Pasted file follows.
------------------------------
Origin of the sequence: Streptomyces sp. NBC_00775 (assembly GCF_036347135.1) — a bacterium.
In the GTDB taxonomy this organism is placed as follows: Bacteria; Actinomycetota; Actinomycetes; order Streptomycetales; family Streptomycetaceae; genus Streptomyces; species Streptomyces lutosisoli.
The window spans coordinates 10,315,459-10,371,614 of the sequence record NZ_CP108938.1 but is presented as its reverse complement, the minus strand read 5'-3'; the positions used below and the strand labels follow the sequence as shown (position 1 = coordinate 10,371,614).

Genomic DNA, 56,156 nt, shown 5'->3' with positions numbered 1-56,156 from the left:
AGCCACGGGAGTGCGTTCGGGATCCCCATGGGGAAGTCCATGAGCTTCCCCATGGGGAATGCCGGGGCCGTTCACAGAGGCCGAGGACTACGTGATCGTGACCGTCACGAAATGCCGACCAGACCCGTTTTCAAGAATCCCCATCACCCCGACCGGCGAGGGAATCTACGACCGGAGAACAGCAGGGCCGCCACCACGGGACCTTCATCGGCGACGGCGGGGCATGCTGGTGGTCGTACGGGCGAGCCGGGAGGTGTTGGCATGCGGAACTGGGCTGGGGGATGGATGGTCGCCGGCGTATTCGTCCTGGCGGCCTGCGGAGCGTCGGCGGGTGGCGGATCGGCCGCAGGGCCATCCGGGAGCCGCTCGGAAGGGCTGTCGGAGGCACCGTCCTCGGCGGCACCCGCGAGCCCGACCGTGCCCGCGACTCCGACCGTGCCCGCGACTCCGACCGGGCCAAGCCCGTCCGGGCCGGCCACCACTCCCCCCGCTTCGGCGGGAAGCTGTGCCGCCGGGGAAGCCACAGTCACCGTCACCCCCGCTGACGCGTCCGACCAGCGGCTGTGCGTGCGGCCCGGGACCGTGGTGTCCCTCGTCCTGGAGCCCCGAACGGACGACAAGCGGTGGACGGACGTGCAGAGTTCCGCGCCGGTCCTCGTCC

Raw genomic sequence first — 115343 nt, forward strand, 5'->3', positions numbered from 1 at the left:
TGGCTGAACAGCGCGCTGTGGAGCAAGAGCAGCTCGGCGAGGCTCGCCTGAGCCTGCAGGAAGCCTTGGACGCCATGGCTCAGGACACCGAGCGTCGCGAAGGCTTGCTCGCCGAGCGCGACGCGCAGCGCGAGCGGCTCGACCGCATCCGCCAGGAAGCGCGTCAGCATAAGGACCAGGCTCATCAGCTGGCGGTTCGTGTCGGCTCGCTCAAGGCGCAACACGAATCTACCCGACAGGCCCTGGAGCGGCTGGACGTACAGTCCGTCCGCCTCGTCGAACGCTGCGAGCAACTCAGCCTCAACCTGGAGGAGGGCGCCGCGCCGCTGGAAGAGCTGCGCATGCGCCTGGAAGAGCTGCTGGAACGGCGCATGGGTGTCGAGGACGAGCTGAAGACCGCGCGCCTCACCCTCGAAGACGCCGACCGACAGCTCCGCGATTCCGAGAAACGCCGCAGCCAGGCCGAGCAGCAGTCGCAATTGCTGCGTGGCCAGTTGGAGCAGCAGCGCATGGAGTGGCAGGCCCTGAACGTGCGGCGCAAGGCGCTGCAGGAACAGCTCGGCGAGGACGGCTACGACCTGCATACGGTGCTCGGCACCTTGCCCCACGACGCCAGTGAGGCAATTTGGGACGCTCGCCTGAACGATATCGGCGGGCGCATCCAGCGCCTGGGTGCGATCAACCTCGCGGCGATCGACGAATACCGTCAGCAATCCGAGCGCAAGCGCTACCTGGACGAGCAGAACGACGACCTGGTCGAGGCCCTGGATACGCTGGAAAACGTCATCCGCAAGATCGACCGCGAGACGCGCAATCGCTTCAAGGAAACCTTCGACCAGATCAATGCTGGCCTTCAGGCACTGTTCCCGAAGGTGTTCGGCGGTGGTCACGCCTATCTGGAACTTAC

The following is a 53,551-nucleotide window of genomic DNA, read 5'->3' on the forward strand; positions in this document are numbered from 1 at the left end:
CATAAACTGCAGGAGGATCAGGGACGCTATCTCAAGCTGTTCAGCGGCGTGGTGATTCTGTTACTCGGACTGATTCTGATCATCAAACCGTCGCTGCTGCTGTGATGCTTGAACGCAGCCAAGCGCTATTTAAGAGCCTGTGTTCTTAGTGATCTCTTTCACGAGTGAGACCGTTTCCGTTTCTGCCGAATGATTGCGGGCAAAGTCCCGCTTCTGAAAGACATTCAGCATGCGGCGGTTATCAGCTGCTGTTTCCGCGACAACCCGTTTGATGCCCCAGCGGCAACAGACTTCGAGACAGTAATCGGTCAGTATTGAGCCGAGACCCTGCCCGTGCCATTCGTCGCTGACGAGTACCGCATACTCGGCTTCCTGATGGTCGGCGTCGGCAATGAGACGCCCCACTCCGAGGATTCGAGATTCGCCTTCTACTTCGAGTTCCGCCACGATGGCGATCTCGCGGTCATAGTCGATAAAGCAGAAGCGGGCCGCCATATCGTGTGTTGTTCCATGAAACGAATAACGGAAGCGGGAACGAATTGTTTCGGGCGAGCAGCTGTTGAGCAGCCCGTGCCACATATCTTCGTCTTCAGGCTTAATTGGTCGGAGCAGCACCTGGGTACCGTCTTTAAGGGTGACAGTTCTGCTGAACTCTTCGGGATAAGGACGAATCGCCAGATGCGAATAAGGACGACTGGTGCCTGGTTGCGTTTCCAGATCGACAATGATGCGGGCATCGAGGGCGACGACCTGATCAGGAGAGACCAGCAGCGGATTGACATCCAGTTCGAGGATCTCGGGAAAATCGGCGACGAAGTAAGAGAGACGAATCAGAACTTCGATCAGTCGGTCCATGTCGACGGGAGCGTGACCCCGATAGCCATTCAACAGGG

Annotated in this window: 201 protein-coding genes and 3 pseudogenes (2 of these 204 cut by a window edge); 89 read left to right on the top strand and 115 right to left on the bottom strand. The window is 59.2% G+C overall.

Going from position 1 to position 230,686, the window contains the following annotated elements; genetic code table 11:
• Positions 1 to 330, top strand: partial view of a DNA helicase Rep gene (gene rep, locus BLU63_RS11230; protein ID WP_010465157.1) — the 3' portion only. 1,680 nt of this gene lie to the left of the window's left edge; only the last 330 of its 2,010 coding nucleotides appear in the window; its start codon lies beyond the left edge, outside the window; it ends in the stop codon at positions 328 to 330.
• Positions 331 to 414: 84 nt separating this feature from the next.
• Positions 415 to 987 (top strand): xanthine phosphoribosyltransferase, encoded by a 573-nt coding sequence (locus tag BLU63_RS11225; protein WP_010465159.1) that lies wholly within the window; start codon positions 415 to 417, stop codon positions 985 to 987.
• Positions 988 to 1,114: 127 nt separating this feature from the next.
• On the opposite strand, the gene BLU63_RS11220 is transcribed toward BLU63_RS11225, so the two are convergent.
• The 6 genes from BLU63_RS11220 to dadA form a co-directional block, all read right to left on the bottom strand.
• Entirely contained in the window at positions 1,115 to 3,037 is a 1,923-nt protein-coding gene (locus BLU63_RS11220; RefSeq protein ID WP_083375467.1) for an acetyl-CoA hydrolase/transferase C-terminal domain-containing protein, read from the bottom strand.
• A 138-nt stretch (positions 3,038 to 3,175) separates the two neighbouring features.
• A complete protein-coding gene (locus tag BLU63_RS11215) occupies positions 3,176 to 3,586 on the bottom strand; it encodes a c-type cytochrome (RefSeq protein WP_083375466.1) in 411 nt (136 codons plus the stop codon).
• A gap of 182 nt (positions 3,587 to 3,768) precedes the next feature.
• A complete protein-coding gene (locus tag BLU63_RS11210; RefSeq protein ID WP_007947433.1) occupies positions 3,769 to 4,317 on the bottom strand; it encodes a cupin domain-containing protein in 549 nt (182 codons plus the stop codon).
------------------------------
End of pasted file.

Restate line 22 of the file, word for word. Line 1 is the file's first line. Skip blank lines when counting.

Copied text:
• A complete protein-coding gene (locus tag BLU63_RS11210; RefSeq protein ID WP_007947433.1) occupies positions 3,769 to 4,317 on the bottom strand; it encodes a cupin domain-containing protein in 549 nt (182 codons plus the stop codon).